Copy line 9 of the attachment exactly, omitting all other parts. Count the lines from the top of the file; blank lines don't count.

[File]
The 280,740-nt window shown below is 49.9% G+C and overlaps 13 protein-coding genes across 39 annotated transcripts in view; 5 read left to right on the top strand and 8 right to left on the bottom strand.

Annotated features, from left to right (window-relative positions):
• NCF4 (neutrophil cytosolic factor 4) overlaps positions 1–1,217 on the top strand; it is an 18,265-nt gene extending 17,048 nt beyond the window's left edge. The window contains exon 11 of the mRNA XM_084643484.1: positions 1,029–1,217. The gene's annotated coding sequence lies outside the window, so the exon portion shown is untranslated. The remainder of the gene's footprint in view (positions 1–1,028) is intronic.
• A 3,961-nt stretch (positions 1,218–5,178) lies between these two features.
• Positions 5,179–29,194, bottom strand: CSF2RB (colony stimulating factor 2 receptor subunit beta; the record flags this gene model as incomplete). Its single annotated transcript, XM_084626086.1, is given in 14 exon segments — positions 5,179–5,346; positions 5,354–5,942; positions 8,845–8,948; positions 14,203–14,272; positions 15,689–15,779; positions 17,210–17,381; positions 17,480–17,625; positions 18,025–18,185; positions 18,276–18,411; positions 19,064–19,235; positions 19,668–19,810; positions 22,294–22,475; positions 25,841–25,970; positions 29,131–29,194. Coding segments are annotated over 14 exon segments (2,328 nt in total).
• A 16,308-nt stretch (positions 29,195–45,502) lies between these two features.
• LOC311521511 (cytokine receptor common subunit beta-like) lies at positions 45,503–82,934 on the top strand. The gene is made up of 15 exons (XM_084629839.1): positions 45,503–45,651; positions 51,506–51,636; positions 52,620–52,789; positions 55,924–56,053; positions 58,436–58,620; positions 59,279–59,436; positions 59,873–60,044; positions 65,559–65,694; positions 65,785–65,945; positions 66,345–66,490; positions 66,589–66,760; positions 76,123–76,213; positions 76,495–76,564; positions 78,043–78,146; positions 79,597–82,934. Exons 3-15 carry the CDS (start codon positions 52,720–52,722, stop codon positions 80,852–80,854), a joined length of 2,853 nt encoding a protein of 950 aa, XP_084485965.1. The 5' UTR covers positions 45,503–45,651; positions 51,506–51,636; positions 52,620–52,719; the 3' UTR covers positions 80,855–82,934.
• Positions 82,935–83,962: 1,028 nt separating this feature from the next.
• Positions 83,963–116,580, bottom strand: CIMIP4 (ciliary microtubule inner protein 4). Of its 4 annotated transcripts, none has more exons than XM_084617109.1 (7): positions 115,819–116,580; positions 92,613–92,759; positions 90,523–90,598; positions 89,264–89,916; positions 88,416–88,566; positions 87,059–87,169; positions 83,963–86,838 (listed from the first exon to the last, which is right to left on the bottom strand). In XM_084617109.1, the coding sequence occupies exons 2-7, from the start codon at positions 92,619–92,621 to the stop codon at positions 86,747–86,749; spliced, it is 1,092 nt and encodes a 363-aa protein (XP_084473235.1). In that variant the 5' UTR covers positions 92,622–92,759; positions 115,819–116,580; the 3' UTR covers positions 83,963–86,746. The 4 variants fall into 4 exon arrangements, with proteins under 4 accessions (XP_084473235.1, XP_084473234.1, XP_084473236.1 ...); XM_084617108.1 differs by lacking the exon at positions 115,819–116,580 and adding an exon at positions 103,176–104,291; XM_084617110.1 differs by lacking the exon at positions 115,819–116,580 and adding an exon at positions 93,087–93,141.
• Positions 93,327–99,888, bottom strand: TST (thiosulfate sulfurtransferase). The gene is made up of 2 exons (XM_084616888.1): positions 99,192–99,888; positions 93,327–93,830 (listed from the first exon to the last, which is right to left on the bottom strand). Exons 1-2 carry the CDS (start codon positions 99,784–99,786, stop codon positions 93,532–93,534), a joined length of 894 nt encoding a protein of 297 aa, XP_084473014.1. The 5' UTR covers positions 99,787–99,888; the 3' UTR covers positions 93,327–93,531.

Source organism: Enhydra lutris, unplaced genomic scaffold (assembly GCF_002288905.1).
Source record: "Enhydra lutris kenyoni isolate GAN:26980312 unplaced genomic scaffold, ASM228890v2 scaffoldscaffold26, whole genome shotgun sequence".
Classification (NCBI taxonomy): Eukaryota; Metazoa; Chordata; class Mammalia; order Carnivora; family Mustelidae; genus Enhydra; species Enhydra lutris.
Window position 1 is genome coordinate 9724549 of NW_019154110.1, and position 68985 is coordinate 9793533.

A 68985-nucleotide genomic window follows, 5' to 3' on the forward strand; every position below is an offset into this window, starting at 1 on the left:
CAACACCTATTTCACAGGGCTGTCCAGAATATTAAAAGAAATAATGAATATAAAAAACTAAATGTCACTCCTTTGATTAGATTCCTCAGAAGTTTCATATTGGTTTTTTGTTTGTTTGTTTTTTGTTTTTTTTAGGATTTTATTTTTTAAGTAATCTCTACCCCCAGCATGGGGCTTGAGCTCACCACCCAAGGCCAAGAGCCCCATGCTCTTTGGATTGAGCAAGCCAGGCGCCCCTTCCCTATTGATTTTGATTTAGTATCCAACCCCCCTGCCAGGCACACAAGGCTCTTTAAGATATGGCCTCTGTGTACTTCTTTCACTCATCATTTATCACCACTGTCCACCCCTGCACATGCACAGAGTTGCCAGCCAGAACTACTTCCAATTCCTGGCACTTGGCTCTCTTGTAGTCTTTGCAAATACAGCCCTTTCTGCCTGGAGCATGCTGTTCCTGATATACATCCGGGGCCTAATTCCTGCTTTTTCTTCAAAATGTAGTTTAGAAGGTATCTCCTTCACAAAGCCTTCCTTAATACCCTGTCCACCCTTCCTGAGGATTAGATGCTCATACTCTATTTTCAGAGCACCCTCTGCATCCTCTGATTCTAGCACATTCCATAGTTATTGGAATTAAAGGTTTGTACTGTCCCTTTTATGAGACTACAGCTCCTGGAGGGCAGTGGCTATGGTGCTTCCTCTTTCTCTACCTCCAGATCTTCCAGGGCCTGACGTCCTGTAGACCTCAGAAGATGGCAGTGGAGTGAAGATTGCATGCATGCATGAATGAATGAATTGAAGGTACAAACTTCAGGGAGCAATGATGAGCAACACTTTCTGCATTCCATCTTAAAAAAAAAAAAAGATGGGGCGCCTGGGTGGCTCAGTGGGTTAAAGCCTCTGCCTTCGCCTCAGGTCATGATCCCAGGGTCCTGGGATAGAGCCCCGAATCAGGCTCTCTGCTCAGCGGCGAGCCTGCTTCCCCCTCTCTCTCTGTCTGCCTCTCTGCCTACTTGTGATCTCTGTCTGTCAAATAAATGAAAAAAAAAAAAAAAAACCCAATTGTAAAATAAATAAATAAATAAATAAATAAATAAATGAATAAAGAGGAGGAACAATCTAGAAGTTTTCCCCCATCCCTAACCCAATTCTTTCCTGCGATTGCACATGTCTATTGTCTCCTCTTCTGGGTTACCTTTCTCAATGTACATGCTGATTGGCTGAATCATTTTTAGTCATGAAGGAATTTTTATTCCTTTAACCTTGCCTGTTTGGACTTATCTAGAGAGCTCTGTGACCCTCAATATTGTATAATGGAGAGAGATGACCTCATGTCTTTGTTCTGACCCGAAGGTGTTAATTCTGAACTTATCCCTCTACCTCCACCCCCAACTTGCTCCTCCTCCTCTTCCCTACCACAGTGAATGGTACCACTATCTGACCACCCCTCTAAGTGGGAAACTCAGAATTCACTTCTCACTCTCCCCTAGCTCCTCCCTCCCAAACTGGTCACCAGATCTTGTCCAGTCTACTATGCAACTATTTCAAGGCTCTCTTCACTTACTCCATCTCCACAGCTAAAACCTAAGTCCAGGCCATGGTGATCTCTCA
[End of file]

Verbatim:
• Positions 83,963–116,580, bottom strand: CIMIP4 (ciliary microtubule inner protein 4). Of its 4 annotated transcripts, none has more exons than XM_084617109.1 (7): positions 115,819–116,580; positions 92,613–92,759; positions 90,523–90,598; positions 89,264–89,916; positions 88,416–88,566; positions 87,059–87,169; positions 83,963–86,838 (listed from the first exon to the last, which is right to left on the bottom strand). In XM_084617109.1, the coding sequence occupies exons 2-7, from the start codon at positions 92,619–92,621 to the stop codon at positions 86,747–86,749; spliced, it is 1,092 nt and encodes a 363-aa protein (XP_084473235.1). In that variant the 5' UTR covers positions 92,622–92,759; positions 115,819–116,580; the 3' UTR covers positions 83,963–86,746. The 4 variants fall into 4 exon arrangements, with proteins under 4 accessions (XP_084473235.1, XP_084473234.1, XP_084473236.1 ...); XM_084617108.1 differs by lacking the exon at positions 115,819–116,580 and adding an exon at positions 103,176–104,291; XM_084617110.1 differs by lacking the exon at positions 115,819–116,580 and adding an exon at positions 93,087–93,141.